Leengee Pierre is a senior politics and international relations student.

This post is the ninth of our new season of the From the Field student blog series: For Times Such as This.  If you have not yet done so, please read this opening post for some brief context. 

In Life Worth Living, Volf, Croasmun and McAnnally-Linz observe that “[w]e are reason-seeking animals, and we are (all too often) people in pain. We need responses to suffering that both help us cope and help us fit the pain and disjointedness we find in our lives and our world into a larger picture.” (202). Suffering has been the biggest part of human lives. We know suffering can have a huge effect on our lives; it has impacted not only who we are as an individual but also the community that we are in. That part of our lives is one of the ways we learn from and can improve ourselves overall. Despite our suffering, we should seek happiness because we would not want to be one’s suffering. They are ways to work against suffering.

Through God, we should have the ability to see beyond our suffering. Yes, we suffer because of our sinful nature, but that does not stop us from rebuking any effect that suffering would bring to us. As 1 Peter 5:10 says, “And the God of all grace, who called you to his eternal glory in Christ, after you have suffered a little while, will himself restore you and make you strong, firm, and steadfast.” (NIV). Through God, you will find happiness despite your sufferings. God’s purpose in your life has no negative effect on your life, but the sinful world that you live in. Those experiences of suffering sometimes create a feeling of God being absent in your life, but it is not ceasing your faith in God. As the authors stated, “God’s purposes and wisdom far surpass any powers of ours to ferret out the meaning of things. The appropriate thing to do is to bear suffering patiently while we wait to see what good it brings.” (Volf et al., 193). Through our suffering, we will find something good out of it when we have God helping us overcome it. There will be happiness, no matter how it hurts you, but it should not stop you from doing the things that need to be done in our life; we must move forward.

Through suffering there will always be an end. Nietzsche’s view on suffering is that it is baked into life, you can learn from your suffering. This suffering helps you understand more about certain things about yourself but also learn about certain things that would prevent you from having that same suffering. Through that suffering, you can see a positive outcome to it. As Nietzsche said about suffering, “Each of our lives sits atop the heap of all history that went before it, each life would have come about without every ounce of that history” (as cited in Volf et al. 196). That history of suffering will be a memory of what you have overcome because there was a purpose through your experience. There will always be a connection to all the experiences and suffering that you have encountered in your life.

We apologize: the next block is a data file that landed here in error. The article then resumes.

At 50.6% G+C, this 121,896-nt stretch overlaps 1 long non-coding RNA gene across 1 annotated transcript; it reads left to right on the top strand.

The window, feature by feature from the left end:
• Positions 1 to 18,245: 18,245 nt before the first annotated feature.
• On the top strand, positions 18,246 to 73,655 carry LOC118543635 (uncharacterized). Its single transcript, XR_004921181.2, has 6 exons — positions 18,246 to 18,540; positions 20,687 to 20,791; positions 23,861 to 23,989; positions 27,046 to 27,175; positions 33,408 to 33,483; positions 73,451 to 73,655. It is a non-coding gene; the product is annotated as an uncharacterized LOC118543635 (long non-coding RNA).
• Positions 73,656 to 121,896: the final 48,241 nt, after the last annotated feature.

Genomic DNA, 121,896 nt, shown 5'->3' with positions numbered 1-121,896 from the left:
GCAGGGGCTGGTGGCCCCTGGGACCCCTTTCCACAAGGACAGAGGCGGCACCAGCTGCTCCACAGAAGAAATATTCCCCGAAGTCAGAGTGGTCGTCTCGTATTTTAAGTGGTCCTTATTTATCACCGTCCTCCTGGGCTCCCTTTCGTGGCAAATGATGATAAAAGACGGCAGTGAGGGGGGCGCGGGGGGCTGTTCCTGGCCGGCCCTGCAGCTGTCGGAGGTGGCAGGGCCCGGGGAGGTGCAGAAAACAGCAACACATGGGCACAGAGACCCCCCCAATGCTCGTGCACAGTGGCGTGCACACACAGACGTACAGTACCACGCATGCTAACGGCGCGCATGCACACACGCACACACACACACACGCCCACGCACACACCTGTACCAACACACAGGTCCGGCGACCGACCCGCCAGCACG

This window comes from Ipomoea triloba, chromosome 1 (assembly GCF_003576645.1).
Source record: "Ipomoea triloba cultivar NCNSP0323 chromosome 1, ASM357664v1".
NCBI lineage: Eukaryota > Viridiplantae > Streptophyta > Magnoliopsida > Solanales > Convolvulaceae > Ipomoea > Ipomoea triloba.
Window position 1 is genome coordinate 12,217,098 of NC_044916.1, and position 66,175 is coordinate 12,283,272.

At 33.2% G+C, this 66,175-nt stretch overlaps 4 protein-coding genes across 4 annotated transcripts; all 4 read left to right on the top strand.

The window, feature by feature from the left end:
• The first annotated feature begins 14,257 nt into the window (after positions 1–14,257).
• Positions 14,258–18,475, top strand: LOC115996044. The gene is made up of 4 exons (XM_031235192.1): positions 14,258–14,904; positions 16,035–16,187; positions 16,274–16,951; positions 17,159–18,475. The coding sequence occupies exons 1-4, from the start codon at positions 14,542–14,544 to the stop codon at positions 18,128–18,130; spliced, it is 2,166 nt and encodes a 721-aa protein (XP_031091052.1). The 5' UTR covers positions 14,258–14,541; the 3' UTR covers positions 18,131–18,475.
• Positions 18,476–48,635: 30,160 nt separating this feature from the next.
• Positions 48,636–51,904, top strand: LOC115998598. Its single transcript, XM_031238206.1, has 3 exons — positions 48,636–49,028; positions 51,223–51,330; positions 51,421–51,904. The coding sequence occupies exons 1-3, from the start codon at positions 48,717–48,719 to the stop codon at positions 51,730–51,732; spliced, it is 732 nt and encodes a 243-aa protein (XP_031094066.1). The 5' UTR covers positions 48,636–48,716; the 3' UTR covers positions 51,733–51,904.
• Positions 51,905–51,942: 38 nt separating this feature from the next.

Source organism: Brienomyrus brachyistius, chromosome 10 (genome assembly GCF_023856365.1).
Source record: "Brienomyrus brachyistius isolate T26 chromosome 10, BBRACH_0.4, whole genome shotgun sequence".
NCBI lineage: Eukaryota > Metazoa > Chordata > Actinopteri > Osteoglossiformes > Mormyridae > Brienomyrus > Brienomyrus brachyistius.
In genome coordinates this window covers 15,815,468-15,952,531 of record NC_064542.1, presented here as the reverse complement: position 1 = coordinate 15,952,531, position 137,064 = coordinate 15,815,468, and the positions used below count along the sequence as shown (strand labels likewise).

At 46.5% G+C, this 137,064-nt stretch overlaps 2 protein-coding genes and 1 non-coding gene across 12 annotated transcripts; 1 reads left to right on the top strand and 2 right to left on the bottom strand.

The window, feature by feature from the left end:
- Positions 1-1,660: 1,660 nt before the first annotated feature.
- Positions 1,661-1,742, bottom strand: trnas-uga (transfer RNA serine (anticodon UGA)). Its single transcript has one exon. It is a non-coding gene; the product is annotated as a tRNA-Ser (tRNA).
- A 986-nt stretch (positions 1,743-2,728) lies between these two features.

I believe you can avoid suffering depending on the circumstances you experience. Sometimes you know you should not put yourself in a situation, so you avoid it. Much of our suffering is based on what we could have done to remove ourselves from the specific situation, which you later find the solution to the problem. For instance, you can struggle to do well in a course, but through practice, study, and meeting with the professor, you can overcome that struggle. We should not accept suffering within ourselves, but pursue happiness. Nietzsche believes that we consider pain ““as evil, hateful, deserving of annihilation, as a defect of existence.” (Volf et al., 195), which is true. I believe that we should accept something that does define who God wants us to feel; happy. God does not want us to suffer, and we have the Bible to guide us into happiness and the path that He wants us to go. We should not let suffering dictate our happiness because there is nothing great about suffering.

For me, this book has exposed various aspects of life that we humans feel in our daily lives. It gives a view of different ways to accept or overcome certain aspects of our lives. Using different beliefs, Bible scriptures, and stories would give us an understanding of how we should think about life and ourselves, especially how we view suffering and our worth to ourselves and the world. It also gave me an understanding of how different people from diverse backgrounds and beliefs – such as Apostle Paul, Confucious, Muhammad, and Buddha – relate each subject to their understanding. It made me realize many thoughts and opinions about myself and others that are around me.


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